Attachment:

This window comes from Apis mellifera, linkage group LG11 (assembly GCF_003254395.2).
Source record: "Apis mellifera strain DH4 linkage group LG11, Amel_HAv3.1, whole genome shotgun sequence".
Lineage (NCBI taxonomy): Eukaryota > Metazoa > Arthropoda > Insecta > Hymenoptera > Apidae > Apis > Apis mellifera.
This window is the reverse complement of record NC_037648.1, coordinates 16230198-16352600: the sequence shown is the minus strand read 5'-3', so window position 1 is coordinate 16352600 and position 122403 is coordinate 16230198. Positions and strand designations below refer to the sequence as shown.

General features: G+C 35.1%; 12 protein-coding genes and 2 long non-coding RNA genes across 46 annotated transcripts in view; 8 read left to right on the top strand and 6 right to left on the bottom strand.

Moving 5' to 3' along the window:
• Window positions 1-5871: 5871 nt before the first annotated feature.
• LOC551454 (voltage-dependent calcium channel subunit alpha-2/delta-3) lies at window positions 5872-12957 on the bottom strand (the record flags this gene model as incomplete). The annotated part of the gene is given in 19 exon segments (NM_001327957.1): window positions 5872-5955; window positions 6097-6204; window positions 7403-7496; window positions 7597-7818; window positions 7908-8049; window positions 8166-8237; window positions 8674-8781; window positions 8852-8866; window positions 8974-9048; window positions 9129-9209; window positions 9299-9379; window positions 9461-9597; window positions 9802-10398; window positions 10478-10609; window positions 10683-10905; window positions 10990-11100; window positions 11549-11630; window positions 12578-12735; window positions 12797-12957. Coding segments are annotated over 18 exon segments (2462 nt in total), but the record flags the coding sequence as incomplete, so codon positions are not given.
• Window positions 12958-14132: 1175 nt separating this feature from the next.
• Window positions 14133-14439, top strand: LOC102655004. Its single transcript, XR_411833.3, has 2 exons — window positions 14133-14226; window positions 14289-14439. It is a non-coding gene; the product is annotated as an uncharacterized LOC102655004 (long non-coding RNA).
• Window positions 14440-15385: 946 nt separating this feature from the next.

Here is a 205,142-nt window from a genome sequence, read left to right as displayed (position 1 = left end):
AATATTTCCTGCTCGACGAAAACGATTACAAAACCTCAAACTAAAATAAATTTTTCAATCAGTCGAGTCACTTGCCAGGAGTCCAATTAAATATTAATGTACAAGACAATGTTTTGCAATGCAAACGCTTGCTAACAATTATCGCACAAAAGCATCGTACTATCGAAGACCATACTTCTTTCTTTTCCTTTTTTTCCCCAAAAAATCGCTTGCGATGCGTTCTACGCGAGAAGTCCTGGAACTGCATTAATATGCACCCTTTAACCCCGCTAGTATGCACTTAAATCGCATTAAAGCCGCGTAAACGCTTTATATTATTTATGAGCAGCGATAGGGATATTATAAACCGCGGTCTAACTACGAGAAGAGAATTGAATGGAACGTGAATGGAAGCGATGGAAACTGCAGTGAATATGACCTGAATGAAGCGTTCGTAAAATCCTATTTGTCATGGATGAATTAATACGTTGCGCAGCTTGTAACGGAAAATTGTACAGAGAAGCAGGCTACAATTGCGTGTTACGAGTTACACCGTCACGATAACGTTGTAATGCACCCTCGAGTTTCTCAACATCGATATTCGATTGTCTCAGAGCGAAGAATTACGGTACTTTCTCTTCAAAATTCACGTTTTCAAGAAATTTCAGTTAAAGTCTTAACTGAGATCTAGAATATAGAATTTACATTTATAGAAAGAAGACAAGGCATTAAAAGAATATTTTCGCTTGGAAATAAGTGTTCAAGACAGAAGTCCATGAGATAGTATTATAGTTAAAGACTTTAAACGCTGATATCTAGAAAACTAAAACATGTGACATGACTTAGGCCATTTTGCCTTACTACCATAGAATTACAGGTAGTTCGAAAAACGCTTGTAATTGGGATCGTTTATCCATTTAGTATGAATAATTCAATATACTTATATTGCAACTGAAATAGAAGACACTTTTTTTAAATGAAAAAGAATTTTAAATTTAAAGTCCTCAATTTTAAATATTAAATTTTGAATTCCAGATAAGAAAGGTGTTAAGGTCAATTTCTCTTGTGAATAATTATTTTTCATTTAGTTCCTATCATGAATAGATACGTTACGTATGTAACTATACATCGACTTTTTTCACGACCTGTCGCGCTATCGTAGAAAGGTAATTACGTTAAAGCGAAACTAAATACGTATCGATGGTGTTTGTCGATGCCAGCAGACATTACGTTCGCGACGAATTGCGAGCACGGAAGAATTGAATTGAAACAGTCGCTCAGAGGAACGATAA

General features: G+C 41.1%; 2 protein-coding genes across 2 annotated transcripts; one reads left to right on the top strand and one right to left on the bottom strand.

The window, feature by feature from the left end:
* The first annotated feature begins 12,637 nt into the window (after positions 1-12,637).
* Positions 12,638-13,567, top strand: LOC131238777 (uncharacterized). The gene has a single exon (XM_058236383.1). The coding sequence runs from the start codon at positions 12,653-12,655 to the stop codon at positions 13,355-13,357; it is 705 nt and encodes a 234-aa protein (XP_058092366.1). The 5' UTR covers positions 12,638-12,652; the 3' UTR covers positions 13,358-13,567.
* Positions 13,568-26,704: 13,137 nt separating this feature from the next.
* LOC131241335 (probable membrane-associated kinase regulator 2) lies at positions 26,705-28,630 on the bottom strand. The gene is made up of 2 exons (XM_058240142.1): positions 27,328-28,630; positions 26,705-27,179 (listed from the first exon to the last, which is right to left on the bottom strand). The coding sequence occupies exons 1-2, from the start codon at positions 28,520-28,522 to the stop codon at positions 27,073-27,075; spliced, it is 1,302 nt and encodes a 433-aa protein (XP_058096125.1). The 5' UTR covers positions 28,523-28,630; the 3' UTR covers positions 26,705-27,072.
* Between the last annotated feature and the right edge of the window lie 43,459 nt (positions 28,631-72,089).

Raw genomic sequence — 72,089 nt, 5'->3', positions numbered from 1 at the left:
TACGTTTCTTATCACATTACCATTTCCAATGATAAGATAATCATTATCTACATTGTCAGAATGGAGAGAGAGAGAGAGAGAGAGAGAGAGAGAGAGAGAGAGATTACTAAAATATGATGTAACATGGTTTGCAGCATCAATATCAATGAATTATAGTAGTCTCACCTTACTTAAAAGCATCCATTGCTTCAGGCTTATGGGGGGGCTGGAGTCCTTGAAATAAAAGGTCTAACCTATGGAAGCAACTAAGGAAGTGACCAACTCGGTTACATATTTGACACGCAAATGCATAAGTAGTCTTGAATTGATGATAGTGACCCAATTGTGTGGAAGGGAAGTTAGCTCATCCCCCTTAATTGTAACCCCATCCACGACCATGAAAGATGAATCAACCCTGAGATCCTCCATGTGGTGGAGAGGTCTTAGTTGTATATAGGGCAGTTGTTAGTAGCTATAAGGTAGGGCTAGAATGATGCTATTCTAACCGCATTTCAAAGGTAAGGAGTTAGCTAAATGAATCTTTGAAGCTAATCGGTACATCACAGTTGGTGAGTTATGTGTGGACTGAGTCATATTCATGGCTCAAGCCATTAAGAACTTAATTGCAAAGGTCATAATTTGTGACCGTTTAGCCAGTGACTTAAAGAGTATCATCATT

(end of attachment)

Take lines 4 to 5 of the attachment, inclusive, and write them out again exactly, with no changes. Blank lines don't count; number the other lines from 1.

This window is the reverse complement of record NC_037648.1, coordinates 16230198-16352600: the sequence shown is the minus strand read 5'-3', so window position 1 is coordinate 16352600 and position 122403 is coordinate 16230198. Positions and strand designations below refer to the sequence as shown.

General features: G+C 35.1%; 12 protein-coding genes and 2 long non-coding RNA genes across 46 annotated transcripts in view; 8 read left to right on the top strand and 6 right to left on the bottom strand.